ATP Cup: Great Britain avoid exit as Dan Evans, Jamie Murray & Joe Salisbury win

Joe Salisbury and Jamie Murray celebrate leading Great Britain too victory

Great Britain avoided an early exit at the ATP Cup as Jamie Murray and Joe Salisbury won the decisive doubles to clinch a comeback victory over Belgium.

With the tie locked at 1-1 and defeat ending Britain’s hopes of reaching the quarter-finals, Murray and Salisbury won 6-3 7-6 (9-7) against Belgian pair Sander Gille and Joran Vliegen.

Dan Evans kept the British bid alive by beating world number 11 David Goffin.

That came after Cameron Norrie lost in two sets to veteran Steve Darcis.

After Britain lost to Bulgaria in their opening tie on Friday, the team would have been eliminated from the inaugural 24-nation tournament if Murray and Salisbury lost their rubber against Gille and Vliegen.

Norrie’s defeat left them facing an uphill task, but British number one Evans’ impressive 6-4 6-4 victory – backed up by Murray and Salisbury – means they go into Tuesday’s final round-robin tie against Moldova with a chance of reaching the knockout phase in Australia.

The ATP Cup features six groups of four teams, who each play three round-robin ties in an event played across three Australian cities, Sydney, Brisbane and Perth. The six group winners, plus the best two runners-up, will progress to the quarter-finals.

Britain reached the last four at November’s Davis Cup finals in Madrid, a similar World Cup-style team event which many believe should combine with the ATP Cup, where Murray and his regular doubles partner Neal Skupski won two decisive matches before losing to a Rafael Nadal-inspired Spain in the semi-finals.

But with teams selected by ATP ranking, seven-time Grand Slam doubles champion Murray has instead been teamed up with 27-year-old Salisbury.

The pair lost their first outing together – missing two match points in a tense three-set defeat by Bulgaria’s Grigor Dimitrov and Alexandar Lazarov ending at 2:47am local time – but came under little pressure from the Belgian pair on Sunday.

“Cam didn’t play his best match and the chips were down but Evo came out and played a great match from start to finish,” Murray said.

“For us we ballsed up a bit the other night and we wanted to put in a strong performance to make up for losing that match.

“We’re happy to get through and stay alive in the tournament.”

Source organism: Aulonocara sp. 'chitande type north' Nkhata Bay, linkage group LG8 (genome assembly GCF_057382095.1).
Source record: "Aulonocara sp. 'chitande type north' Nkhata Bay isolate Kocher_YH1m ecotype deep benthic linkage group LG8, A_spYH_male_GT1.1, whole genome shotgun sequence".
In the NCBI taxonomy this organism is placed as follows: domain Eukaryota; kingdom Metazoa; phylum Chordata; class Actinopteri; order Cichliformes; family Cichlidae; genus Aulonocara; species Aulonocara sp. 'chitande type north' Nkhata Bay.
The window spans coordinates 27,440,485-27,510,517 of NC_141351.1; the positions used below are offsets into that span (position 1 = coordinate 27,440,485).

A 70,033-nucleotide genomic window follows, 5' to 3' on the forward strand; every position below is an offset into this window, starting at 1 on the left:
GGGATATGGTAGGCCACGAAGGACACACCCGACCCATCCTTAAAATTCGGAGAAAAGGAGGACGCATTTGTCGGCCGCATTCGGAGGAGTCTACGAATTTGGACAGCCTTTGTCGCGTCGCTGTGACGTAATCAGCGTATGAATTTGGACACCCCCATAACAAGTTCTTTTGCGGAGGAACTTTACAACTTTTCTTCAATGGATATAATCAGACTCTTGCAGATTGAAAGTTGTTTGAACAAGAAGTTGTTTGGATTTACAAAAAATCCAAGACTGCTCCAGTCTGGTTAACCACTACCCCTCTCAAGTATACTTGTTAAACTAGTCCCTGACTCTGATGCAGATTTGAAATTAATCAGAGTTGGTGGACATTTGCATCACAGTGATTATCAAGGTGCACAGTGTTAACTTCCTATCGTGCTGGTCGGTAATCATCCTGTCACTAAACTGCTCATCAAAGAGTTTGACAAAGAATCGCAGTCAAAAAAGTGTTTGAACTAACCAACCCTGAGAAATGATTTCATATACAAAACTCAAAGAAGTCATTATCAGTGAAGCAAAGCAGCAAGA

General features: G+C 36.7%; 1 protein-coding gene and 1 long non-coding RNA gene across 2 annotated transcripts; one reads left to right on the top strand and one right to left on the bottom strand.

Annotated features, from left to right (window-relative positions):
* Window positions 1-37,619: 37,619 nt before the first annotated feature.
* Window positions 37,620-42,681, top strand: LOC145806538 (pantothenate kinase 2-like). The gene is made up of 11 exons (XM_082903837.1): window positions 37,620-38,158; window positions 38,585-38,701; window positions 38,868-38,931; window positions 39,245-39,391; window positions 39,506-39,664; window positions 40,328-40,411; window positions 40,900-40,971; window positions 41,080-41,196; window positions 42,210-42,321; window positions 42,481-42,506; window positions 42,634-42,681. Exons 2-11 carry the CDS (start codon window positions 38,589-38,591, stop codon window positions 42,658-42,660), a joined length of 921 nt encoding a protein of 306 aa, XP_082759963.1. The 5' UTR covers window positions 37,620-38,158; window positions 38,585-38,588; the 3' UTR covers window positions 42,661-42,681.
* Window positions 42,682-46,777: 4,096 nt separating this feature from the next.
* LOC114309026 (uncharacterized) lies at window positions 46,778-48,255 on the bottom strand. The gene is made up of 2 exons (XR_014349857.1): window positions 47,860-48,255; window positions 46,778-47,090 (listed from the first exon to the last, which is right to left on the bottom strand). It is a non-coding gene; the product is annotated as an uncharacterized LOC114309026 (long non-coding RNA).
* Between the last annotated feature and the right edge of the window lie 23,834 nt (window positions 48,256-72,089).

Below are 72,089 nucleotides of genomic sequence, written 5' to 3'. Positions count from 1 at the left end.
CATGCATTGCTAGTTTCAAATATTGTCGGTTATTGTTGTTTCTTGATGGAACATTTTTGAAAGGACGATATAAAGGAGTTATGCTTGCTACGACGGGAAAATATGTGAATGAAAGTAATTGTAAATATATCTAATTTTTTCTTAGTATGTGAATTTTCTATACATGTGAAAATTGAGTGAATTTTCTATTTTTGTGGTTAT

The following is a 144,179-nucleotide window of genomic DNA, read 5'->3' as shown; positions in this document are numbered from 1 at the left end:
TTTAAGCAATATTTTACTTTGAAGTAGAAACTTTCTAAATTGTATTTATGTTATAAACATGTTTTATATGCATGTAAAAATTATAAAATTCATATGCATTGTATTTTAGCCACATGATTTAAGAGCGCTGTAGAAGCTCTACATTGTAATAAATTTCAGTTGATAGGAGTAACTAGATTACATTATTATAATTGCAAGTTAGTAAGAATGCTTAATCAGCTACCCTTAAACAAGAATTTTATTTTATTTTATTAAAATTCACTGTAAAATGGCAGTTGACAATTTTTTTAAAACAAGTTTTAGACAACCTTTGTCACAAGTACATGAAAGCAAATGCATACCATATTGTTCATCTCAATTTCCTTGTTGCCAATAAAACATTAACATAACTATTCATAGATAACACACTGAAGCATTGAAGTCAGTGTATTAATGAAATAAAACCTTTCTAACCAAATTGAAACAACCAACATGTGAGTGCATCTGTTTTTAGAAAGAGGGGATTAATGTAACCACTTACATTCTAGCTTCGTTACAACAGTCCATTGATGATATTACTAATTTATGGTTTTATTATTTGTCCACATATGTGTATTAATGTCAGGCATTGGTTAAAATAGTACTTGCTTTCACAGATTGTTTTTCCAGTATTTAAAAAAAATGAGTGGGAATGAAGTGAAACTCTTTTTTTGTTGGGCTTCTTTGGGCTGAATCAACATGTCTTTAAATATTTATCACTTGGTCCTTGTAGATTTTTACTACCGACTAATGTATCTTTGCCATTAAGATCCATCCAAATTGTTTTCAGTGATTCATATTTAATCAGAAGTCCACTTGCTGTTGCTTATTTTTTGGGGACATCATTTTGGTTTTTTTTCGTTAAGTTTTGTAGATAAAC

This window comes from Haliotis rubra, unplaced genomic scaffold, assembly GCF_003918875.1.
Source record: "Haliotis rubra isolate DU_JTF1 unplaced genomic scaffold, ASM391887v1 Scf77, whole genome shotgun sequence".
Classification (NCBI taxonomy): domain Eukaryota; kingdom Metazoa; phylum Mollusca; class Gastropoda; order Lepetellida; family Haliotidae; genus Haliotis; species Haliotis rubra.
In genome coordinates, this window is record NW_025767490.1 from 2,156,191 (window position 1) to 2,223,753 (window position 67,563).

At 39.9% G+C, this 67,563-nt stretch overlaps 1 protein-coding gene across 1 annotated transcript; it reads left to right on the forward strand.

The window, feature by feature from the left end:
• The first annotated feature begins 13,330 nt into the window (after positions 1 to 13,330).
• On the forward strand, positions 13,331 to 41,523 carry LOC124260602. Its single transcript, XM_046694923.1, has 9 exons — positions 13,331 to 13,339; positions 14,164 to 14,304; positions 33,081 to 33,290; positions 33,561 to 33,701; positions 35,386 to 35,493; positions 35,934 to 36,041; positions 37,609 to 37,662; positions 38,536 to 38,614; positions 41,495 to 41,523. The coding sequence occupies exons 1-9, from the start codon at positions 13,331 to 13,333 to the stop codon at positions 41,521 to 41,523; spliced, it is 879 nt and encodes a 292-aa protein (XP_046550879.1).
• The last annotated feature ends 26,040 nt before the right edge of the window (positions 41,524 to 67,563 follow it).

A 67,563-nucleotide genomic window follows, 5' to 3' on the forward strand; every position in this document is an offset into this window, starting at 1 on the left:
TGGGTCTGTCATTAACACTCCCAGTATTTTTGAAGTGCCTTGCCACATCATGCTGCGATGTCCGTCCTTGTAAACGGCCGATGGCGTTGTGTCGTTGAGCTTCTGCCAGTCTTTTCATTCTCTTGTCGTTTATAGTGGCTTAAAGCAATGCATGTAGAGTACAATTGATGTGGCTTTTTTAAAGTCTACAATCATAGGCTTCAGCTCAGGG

Evans hauls Britain back into the tie after stunning win

Dan Evans<!–

A victory for 24-year-old Norrie against Belgium player-captain Darcis, 35, in the opening match of Sunday’s evening session would have given Tim Henman’s team a strong platform from which to build on in the tie.

However, he was outclassed by an inspired Darcis – who is set to retire after the upcoming Australian Open – and saw his serve broken twice in each set to lose 6-3 6-4 in one hour and 12 minutes.

Norrie’s defeat put the onus on 29-year-old Evans, who has the game but not always the consistency to match the world’s best players.

But he played confidently and cleanly against Goffin, disrupting the Belgian’s rhythm, to record one of the most impressive victories of his career.

Evans showed his intent by decisively breaking his opponent’s serve in the opening game, and then followed that up with a double break at the start of the second set, which put him into a commanding 3-0 lead.

Goffin responded valiantly in the latter stages as he looked to avoid defeat, claiming one break back in the sixth game and threatening another in what proved to be the final game of the match.

Evans was unable to convert four match points but showed his mental strength by taking his fifth when Goffin dragged a forehand return wide.

“It was real tough out there,” said Evans. “We said that he would come at me when it was tight – he’s a world-class player. His quality started to show near the end.”

The Briton screamed with delight as he leapt in the air in celebration and slapped hands with his team captain Henman, who did an impressive job of ensuring his player remained focused and stuck to the gameplan.

“He did that throughout a long career and there’s no-one better to give me a gameplan,” Evans added.

“Everybody knows my game is similar to Tim’s game. It’s great he came out and did this job for us.”

What else happened on day three?

Boris Becker and Alexander Zverev at the ATP Cup<!–

Australia became the first nation to seal their spot in the quarter-finals after winning Group F.

Without Nick Kyrgios because of a back injury, the hosts won 3-0 against Davis Cup finalists Canada before Germany’s 2-1 victory against Greece clinched top spot for Lleyton Hewitt’s team.

That tie saw Greece’s ATP Tour Finals champion Stefanos Tsitsipas beat Alexander Zverev in the first match of the tournament contested by two top-10 players.

In the end it was a one-sided match as Tsitsipas brushed aside the German, who had a number of unsavoury rows with his father – and coach – Alexander senior as he slid towards a dismal 6-4 6-1 defeat.

Despite that, Germany avoided elimination on Sunday when French Open champions Kevin Krawietz and Andreas Mies fought off six match points to beat Tsitsipas and Michail Pervolarakis in a thrilling 3-6 6-3 17-15 win.

Russia are close to joining Australia in the last eight after beating the United States to earn their second Group D win.

World number four Daniil Medvedev eased to a 6-3 6-1 win over John Isner, giving the Russians an unassailable 2-0 lead in the best-of-three tie after team-mate Karen Khachanov beat Taylor Fritz 3-6 7-5 6-1.

Norway, who lost 2-1 to Italy, could still stop Russia progressing when they meet in Tuesday’s final round of matches.

Sunday’s ATP Cup results
Brisbane (Group F) Perth (Group D) Sydney (Group C)
Day session: Canada 0-3 Australia Italy 2-1 Norway Bulgaria 2-1 Moldova
Night session: Germany 2-1 Greece Russia 2-1 United States Great Britain 2-1 Belgium

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